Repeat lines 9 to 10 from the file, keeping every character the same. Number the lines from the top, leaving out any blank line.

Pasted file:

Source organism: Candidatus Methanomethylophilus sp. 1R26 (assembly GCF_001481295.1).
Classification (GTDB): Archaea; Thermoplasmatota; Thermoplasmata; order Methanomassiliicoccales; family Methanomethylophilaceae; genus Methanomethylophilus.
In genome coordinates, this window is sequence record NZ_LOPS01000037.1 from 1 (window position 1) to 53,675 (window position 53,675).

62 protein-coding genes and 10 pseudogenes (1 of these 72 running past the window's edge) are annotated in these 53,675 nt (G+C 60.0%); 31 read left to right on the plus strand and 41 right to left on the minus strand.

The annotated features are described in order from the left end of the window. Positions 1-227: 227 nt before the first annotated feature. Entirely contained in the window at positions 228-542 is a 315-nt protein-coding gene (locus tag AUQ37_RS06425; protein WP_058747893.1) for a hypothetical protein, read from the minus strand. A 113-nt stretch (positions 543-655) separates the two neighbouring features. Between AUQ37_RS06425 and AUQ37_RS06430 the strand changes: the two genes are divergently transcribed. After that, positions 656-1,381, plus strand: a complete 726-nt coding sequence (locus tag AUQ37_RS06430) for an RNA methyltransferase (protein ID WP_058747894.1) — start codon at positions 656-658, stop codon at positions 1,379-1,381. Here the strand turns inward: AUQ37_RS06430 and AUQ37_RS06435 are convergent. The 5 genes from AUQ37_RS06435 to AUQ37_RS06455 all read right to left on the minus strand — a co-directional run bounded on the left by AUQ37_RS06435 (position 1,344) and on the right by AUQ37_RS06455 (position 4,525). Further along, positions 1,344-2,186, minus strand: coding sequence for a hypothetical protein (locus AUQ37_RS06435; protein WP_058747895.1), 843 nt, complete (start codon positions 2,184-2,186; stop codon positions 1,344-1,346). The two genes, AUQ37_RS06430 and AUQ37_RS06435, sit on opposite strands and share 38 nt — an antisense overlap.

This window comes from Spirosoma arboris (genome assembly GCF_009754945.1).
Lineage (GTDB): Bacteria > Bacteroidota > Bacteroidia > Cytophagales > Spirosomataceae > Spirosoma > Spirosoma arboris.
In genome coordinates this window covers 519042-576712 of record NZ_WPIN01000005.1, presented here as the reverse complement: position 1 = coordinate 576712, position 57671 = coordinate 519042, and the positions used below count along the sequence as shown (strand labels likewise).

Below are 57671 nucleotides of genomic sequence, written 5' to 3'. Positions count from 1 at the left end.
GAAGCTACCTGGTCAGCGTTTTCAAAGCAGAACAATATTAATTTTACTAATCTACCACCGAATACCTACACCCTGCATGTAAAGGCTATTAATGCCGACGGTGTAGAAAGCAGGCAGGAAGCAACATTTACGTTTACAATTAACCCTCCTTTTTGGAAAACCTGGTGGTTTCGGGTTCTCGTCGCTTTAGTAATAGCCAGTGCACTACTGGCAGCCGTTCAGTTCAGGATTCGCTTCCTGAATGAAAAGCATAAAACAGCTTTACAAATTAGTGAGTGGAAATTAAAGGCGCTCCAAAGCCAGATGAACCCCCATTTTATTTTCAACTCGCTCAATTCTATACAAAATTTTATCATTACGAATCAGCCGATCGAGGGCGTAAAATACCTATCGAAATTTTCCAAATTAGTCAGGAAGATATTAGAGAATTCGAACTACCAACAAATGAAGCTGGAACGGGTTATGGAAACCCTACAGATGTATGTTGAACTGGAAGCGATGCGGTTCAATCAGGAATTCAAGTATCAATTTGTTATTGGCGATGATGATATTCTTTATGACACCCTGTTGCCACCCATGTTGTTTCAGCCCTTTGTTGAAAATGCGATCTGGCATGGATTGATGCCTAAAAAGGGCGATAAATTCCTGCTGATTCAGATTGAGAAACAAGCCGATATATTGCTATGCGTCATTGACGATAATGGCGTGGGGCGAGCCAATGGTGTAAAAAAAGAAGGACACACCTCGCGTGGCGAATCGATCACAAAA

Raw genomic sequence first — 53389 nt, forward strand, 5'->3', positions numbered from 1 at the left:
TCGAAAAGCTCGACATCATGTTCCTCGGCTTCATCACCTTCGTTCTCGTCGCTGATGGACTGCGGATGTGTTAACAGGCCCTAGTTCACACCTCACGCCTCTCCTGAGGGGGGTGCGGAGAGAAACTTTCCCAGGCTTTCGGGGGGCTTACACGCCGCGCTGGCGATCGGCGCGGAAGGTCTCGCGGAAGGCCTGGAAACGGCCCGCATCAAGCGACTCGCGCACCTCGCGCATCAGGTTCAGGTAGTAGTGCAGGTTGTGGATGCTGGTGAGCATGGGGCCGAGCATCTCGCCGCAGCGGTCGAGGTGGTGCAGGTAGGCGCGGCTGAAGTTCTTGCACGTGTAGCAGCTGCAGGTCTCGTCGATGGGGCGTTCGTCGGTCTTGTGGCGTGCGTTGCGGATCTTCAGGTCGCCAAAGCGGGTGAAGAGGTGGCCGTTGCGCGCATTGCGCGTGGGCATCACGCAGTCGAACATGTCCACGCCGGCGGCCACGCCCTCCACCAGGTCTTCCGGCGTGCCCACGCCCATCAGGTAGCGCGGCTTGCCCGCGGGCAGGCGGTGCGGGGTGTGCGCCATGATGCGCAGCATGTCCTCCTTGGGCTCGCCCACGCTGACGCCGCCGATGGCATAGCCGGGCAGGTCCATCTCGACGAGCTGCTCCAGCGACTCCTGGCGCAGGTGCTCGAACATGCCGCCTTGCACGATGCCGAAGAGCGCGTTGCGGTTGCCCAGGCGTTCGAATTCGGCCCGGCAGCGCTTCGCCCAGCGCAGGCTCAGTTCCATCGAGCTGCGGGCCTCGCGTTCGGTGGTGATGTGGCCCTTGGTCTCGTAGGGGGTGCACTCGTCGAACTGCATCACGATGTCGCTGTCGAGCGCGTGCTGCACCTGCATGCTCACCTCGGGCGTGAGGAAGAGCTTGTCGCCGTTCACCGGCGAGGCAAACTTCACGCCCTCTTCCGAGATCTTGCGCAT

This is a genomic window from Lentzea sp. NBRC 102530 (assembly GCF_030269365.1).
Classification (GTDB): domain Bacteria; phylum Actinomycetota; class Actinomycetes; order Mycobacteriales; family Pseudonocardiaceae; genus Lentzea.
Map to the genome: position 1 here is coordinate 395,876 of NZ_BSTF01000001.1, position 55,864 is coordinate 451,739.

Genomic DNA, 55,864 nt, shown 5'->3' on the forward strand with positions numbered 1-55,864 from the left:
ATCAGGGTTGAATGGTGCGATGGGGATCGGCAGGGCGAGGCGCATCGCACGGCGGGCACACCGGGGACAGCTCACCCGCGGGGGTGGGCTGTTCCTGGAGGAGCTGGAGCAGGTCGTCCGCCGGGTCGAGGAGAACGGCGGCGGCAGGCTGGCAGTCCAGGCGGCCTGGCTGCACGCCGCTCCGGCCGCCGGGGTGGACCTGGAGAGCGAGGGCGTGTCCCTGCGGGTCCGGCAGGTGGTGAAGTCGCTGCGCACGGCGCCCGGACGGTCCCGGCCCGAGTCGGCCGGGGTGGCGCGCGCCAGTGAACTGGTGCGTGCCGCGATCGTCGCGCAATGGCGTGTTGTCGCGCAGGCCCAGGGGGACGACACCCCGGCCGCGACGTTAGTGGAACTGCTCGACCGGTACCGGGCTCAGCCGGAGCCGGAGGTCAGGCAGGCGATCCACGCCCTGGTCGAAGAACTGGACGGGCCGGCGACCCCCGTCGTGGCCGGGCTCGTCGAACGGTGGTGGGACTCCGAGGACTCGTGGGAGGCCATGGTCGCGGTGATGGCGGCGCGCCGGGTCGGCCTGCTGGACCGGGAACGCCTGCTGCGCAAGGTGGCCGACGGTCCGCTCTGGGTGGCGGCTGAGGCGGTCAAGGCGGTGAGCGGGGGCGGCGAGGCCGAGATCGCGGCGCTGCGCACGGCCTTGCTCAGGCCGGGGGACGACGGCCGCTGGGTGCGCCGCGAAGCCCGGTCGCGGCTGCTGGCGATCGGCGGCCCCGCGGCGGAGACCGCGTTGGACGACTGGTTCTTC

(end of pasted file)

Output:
Below are 57671 nucleotides of genomic sequence, written 5' to 3'. Positions count from 1 at the left end.
GAAGCTACCTGGTCAGCGTTTTCAAAGCAGAACAATATTAATTTTACTAATCTACCACCGAATACCTACACCCTGCATGTAAAGGCTATTAATGCCGACGGTGTAGAAAGCAGGCAGGAAGCAACATTTACGTTTACAATTAACCCTCCTTTTTGGAAAACCTGGTGGTTTCGGGTTCTCGTCGCTTTAGTAATAGCCAGTGCACTACTGGCAGCCGTTCAGTTCAGGATTCGCTTCCTGAATGAAAAGCATAAAACAGCTTTACAAATTAGTGAGTGGAAATTAAAGGCGCTCCAAAGCCAGATGAACCCCCATTTTATTTTCAACTCGCTCAATTCTATACAAAATTTTATCATTACGAATCAGCCGATCGAGGGCGTAAAATACCTATCGAAATTTTCCAAATTAGTCAGGAAGATATTAGAGAATTCGAACTACCAACAAATGAAGCTGGAACGGGTTATGGAAACCCTACAGATGTATGTTGAACTGGAAGCGATGCGGTTCAATCAGGAATTCAAGTATCAATTTGTTATTGGCGATGATGATATTCTTTATGACACCCTGTTGCCACCCATGTTGTTTCAGCCCTTTGTTGAAAATGCGATCTGGCATGGATTGATGCCTAAAAAGGGCGATAAATTCCTGCTGATTCAGATTGAGAAACAAGCCGATATATTGCTATGCGTCATTGACGATAATGGCGTGGGGCGAGCCAATGGTGTAAAAAAAGAAGGACACACCTCGCGTGGCGAATCGATCACAAAA